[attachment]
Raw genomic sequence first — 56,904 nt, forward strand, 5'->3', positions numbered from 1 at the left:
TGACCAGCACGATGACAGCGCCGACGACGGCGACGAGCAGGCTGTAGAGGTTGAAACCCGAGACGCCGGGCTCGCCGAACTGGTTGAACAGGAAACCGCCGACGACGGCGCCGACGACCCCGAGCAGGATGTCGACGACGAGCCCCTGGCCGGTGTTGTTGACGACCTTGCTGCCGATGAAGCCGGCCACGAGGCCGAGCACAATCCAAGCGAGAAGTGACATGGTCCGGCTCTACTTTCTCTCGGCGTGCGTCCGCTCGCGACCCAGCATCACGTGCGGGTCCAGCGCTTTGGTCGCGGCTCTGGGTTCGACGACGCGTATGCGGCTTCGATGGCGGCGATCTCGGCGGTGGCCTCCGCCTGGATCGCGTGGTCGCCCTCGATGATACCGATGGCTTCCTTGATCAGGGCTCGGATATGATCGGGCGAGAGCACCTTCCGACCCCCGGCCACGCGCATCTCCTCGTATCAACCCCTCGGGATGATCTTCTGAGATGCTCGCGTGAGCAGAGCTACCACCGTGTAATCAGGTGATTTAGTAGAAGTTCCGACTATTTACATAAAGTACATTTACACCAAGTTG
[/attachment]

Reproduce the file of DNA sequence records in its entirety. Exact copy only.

Raw genomic sequence first — 56,904 nt, forward strand, 5'->3', positions numbered from 1 at the left:
TGACCAGCACGATGACAGCGCCGACGACGGCGACGAGCAGGCTGTAGAGGTTGAAACCCGAGACGCCGGGCTCGCCGAACTGGTTGAACAGGAAACCGCCGACGACGGCGCCGACGACCCCGAGCAGGATGTCGACGACGAGCCCCTGGCCGGTGTTGTTGACGACCTTGCTGCCGATGAAGCCGGCCACGAGGCCGAGCACAATCCAAGCGAGAAGTGACATGGTCCGGCTCTACTTTCTCTCGGCGTGCGTCCGCTCGCGACCCAGCATCACGTGCGGGTCCAGCGCTTTGGTCGCGGCTCTGGGTTCGACGACGCGTATGCGGCTTCGATGGCGGCGATCTCGGCGGTGGCCTCCGCCTGGATCGCGTGGTCGCCCTCGATGATACCGATGGCTTCCTTGATCAGGGCTCGGATATGATCGGGCGAGAGCACCTTCCGACCCCCGGCCACGCGCATCTCCTCGTATCAACCCCTCGGGATGATCTTCTGAGATGCTCGCGTGAGCAGAGCTACCACCGTGTAATCAGGTGATTTAGTAGAAGTTCCGACTATTTACATAAAGTACATTTACACCAAGTTG